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The management of renal calculi – Pt 1

Renal calculi can be managed according to four treatment options: conservative management, extracorporeal shockwave lithotripsy (ESWL), flexible ureterorenoscopy (FURS) and percutaneous nephrolithotomy (PCNL). This is the first in a two-part series in Urology News (Part 2 available here) that will...

The Mitrofanoff procedure: a continent revolution

Prior to 1980, surgeons had been struggling to provide a catheterisable, continent channel as an alternative to the native urethra, primarily for paediatric patients with congenital neuropathic bladder. In 1980, Professor Paul Mitrofanoff described the continent supravesical antireflux appendicovesicostomy [1]...

Post-orgasmic illness syndrome

Introduction Disorders of ejaculation are a rare and poorly understood subsection of male sexual dysfunction. A paucity of evidence has hindered advances in definitions, epidemiology, pathophysiology and management. The licensing of a specific medication for premature ejaculation signalled the research...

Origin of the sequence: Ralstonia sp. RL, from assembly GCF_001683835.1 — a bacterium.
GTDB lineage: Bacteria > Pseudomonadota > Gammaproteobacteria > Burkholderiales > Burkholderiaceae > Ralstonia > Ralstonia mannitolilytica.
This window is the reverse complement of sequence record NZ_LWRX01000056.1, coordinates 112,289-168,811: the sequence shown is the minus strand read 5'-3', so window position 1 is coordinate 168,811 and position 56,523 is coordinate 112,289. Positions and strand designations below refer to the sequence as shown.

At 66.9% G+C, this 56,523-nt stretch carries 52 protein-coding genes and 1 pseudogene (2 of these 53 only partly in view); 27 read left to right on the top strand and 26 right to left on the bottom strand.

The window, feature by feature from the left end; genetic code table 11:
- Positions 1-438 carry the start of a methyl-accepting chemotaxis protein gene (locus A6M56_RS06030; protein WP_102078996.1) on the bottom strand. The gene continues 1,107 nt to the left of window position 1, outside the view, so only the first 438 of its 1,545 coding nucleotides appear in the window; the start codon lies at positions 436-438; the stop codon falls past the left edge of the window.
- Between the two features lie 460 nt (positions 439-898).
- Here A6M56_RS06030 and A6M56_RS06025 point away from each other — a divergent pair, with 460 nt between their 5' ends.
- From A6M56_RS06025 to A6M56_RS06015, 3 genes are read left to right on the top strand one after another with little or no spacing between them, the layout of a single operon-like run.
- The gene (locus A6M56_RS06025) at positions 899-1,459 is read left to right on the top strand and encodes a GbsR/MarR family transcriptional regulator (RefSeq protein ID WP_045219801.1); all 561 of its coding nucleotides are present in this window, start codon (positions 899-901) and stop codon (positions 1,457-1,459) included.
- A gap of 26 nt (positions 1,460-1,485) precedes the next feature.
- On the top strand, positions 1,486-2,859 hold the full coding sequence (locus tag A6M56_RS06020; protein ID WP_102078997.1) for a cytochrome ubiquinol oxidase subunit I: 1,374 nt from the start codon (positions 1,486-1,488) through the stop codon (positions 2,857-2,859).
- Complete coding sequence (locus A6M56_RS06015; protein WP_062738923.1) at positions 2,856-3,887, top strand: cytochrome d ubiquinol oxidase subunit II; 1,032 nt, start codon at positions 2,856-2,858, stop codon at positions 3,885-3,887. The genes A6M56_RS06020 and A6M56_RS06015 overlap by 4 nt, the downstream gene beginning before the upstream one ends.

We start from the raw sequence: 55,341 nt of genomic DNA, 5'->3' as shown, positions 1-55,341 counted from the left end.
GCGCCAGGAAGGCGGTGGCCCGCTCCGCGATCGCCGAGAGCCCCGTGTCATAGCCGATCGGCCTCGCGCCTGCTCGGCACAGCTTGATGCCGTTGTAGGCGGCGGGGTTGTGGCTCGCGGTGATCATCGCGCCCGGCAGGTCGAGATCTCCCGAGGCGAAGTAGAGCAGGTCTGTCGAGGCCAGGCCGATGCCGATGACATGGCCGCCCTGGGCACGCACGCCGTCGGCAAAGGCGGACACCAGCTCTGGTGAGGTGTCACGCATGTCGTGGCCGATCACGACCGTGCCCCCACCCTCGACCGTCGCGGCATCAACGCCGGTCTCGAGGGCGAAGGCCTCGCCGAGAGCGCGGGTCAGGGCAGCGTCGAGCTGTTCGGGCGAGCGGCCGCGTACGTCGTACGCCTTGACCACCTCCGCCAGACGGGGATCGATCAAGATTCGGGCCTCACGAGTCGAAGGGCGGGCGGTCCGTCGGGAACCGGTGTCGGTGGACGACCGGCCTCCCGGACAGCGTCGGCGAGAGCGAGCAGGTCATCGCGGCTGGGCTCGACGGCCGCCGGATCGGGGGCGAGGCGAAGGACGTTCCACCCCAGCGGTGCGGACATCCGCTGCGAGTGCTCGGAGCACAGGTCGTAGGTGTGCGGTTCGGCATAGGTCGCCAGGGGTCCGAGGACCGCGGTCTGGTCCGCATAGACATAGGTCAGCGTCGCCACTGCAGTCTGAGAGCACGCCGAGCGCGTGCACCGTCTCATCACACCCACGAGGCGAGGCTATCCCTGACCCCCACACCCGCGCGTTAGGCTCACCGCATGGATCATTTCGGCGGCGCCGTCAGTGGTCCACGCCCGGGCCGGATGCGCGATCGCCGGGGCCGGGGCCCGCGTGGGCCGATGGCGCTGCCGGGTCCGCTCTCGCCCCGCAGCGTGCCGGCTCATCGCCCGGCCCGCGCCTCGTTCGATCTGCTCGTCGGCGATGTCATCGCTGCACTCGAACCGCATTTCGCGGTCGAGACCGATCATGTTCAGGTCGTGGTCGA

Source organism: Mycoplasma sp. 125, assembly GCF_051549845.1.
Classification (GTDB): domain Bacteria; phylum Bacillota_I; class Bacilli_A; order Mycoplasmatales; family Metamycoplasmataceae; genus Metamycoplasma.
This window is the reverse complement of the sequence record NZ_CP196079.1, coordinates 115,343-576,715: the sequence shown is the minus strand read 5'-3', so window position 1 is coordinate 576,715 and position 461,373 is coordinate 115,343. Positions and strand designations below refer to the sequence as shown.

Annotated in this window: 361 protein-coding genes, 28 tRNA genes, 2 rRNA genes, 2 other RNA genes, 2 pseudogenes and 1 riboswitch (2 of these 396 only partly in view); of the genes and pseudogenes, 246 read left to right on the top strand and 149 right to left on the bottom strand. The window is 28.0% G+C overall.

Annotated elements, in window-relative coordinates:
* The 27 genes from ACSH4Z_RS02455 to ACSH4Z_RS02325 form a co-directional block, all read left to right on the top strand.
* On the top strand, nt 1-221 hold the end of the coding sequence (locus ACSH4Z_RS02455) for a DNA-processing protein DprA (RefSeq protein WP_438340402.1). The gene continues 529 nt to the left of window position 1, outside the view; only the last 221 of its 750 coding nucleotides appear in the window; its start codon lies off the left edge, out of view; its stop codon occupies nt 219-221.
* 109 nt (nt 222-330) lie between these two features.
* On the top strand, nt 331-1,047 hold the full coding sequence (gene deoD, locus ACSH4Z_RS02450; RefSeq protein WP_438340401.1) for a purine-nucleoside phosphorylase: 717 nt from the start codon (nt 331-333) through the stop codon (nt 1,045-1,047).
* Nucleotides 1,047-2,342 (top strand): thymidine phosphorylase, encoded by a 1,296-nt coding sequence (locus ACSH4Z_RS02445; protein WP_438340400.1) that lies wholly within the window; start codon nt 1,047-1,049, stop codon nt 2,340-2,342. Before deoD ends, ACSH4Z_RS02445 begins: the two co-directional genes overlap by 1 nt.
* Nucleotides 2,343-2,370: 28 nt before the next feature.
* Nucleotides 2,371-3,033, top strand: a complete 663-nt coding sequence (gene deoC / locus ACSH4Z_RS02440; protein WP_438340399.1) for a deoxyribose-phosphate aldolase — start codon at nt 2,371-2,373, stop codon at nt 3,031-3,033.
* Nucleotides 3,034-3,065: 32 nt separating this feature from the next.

Read all about it Mar/Apr 2016

It can be awkward when a patient asks you about a report in their favourite tabloid detailing an amazing research breakthrough or a ‘cutting-edge’ new treatment / test and you don’t know what they are talking about! So this sections...

The PROMIS trial – time for multi-parametric MRI before a first prostate biopsy

Whilst the relatively random process of 12 core transrectal ultrasound guided (TRUS) prostate biopsy remains by far the most widely employed approach to prostate cancer diagnosis in the UK, its flaws as a standalone diagnostic strategy are increasingly apparent. TRUS-biopsy...

Renal calculi: the role of imaging in pregnancy

Nephrolithiasis is the most common cause of non-obstetric abdominal pain in pregnancy. Accurate diagnosis is imperative as stone related complications can lead to pre-eclampsia, urosepsis, and premature labour [1,2]. In the general population, non-contrast cross sectional imaging is recommended by...

ICS updates on continence care: making sense of detrusor underactivity and the underactive bladder

Countless epidemiological studies have established the frequent occurrence of lower urinary tract symptoms (LUTS) and the significant burden these symptoms incur. For the most part of the past three decades, there has been an overwhelming focus on detrusor overactivity (DO)...

Pyonephrosis: is the kidney always doomed?

Pyonephrosis (Greek pyon ‘pus’ + nephros ‘kidney’) is defined in Campbell-Walsh Urology [1] as an infected hydro-nephrosis associated with suppurative destruction of the renal parenchyma which results in total or near total loss of renal function. The true incidence of...